Retirees now need at least £260,000 in their pension pot to avoid an ‘uncomfortable retirement’.
That figure – which has increased from £150,000 back in 2002 – makes up part of the findings from new research carried out by retirement provider Royal London.
And the £260,000 figure will spiral even further upwards for those people who rent properties over the long term, says the company.
The findings have been published in Royal London’s new policy paper ‘Will we ever summit the Pensions Mountain?’ – and former government pensions minister Steve Webb, now Royal London’s director of policy, says that most people currently saving in the government’s auto enrolment scheme were likely to accumulate only half of the target amounts.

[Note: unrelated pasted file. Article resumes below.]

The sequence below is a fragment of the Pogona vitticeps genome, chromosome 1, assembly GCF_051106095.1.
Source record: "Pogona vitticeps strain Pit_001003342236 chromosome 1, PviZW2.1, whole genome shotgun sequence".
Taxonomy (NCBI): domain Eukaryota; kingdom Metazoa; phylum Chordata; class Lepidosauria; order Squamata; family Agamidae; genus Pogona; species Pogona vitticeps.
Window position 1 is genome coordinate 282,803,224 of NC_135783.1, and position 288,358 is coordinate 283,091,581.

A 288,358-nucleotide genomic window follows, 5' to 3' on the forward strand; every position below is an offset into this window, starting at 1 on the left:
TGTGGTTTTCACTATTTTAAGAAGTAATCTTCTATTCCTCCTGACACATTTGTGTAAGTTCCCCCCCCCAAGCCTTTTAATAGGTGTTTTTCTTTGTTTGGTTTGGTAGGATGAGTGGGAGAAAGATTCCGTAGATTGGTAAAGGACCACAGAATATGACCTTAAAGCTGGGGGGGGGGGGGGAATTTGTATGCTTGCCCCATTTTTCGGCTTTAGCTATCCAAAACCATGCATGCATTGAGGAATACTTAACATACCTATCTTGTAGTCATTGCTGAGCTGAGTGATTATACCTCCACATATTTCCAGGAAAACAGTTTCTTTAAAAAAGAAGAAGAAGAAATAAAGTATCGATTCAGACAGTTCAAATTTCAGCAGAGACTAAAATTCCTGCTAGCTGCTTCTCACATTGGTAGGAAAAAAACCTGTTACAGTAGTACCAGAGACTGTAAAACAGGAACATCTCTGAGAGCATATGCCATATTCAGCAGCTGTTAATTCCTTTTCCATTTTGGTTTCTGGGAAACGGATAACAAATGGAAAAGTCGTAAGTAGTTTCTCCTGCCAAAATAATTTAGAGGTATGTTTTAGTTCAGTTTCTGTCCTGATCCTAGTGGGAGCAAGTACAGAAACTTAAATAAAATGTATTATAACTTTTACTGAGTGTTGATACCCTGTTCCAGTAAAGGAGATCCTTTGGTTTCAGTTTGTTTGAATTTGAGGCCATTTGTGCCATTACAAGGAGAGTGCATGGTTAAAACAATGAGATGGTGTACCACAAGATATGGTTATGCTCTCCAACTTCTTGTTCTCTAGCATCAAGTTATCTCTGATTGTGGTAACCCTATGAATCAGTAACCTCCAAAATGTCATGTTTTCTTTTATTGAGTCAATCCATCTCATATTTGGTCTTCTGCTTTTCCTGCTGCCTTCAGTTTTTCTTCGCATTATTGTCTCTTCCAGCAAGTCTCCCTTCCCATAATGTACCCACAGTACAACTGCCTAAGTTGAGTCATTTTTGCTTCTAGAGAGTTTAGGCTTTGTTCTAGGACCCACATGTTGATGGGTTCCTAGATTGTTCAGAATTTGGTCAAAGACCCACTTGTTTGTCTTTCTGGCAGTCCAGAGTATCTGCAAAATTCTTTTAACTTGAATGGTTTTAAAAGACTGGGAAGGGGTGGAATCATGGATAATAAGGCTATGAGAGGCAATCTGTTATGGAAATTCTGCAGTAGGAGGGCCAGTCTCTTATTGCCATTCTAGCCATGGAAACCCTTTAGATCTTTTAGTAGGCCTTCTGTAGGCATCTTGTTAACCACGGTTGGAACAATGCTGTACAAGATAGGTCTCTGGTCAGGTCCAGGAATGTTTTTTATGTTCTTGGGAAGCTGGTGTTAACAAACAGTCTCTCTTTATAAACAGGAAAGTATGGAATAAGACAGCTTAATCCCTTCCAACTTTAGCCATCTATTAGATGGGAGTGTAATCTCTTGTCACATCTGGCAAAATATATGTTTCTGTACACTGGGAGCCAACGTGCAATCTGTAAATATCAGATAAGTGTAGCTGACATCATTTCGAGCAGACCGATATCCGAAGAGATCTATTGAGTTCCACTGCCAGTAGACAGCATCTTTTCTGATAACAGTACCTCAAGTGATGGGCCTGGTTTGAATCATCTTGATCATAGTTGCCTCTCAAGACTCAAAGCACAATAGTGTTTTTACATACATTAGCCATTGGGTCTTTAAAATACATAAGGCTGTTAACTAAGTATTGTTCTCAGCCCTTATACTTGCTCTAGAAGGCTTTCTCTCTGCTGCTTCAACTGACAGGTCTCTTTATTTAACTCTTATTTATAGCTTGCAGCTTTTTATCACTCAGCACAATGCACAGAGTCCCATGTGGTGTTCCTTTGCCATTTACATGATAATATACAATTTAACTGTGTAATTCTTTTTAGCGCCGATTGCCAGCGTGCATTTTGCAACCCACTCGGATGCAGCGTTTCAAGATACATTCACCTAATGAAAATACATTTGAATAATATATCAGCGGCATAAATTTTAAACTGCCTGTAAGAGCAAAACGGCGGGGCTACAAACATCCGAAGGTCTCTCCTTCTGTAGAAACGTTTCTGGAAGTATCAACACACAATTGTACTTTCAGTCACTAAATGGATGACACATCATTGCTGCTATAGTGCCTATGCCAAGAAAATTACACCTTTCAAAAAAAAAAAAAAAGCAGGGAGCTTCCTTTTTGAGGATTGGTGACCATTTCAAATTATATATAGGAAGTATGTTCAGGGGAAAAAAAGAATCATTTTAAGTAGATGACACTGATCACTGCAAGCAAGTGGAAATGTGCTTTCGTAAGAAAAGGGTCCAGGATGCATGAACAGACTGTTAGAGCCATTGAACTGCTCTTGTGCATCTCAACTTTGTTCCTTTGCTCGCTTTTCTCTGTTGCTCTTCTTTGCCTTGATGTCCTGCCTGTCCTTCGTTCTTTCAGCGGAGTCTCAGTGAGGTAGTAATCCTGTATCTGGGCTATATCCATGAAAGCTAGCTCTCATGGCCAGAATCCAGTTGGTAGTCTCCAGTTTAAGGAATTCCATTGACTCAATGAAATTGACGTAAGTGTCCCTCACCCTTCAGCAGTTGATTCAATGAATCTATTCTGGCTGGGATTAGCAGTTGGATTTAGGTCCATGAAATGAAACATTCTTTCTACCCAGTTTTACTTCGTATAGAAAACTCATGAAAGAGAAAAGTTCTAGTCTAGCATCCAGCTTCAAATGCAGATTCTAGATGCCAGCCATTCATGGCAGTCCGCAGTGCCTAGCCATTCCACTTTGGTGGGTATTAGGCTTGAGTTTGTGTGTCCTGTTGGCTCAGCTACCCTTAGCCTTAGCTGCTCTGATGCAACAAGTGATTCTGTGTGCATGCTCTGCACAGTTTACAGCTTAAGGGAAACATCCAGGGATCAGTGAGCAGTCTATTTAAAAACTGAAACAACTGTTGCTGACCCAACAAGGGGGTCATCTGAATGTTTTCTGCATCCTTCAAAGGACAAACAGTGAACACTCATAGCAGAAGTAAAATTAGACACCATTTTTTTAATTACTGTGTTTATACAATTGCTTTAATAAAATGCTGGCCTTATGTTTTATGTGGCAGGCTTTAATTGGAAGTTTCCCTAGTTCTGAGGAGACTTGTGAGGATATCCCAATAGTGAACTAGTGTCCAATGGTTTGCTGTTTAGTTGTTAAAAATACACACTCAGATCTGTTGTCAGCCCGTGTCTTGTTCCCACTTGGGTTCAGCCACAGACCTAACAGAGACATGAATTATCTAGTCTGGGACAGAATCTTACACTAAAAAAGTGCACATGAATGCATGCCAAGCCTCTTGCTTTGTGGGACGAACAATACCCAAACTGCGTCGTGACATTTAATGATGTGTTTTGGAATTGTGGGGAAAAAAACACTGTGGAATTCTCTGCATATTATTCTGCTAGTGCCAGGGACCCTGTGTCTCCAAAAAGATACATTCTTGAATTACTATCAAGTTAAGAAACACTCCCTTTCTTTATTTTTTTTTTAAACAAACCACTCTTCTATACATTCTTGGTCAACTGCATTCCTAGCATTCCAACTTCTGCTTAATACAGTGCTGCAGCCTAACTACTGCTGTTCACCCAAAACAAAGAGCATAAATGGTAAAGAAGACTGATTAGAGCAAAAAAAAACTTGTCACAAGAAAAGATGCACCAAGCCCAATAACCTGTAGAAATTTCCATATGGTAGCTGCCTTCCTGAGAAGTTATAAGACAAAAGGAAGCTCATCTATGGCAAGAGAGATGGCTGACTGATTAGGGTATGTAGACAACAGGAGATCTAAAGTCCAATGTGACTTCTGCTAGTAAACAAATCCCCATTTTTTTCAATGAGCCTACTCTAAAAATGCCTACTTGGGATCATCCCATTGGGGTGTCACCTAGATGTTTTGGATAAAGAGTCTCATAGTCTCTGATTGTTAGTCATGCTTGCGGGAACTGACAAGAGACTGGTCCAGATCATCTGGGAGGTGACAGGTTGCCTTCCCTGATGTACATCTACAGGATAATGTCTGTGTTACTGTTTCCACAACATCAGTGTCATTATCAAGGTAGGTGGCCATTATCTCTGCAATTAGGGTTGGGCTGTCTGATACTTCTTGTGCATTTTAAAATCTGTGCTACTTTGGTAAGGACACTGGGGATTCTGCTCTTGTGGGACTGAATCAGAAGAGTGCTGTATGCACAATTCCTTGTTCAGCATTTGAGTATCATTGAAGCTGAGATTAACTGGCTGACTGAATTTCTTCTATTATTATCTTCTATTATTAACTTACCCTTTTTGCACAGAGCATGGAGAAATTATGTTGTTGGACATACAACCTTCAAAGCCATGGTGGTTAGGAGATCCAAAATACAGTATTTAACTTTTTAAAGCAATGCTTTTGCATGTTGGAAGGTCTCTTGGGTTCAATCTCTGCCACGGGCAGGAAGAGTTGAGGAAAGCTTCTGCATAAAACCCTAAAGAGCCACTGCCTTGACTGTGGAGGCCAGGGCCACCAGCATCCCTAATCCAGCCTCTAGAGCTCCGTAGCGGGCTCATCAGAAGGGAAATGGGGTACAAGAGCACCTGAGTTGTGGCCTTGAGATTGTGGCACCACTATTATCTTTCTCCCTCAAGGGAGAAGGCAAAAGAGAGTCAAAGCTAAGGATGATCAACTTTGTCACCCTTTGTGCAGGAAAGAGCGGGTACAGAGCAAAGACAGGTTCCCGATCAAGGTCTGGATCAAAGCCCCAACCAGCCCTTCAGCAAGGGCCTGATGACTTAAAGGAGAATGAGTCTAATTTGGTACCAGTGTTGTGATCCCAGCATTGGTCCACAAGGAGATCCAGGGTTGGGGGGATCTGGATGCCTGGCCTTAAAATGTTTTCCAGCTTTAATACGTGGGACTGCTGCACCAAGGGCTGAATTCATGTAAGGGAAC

Royal London have based their research on an average person needing to generate an income of just over £9,000 a year to top up their state pension at 65. To achieve that income – with some protection from inflation – the company states that the person will have to save £260,000.
And Royal London have emphasised that younger people who fail to go on and buy their own home – and therefore face a lifetime of rent costs – will have to save far more than the £260,000.
Royal London said it expected that around one in three retirees would eventually be renting, and would typically need to find £6,554 a year to pay private landlords, which would mean that, on top of the £260,000, they would need a further £185,000 to fund their retirement.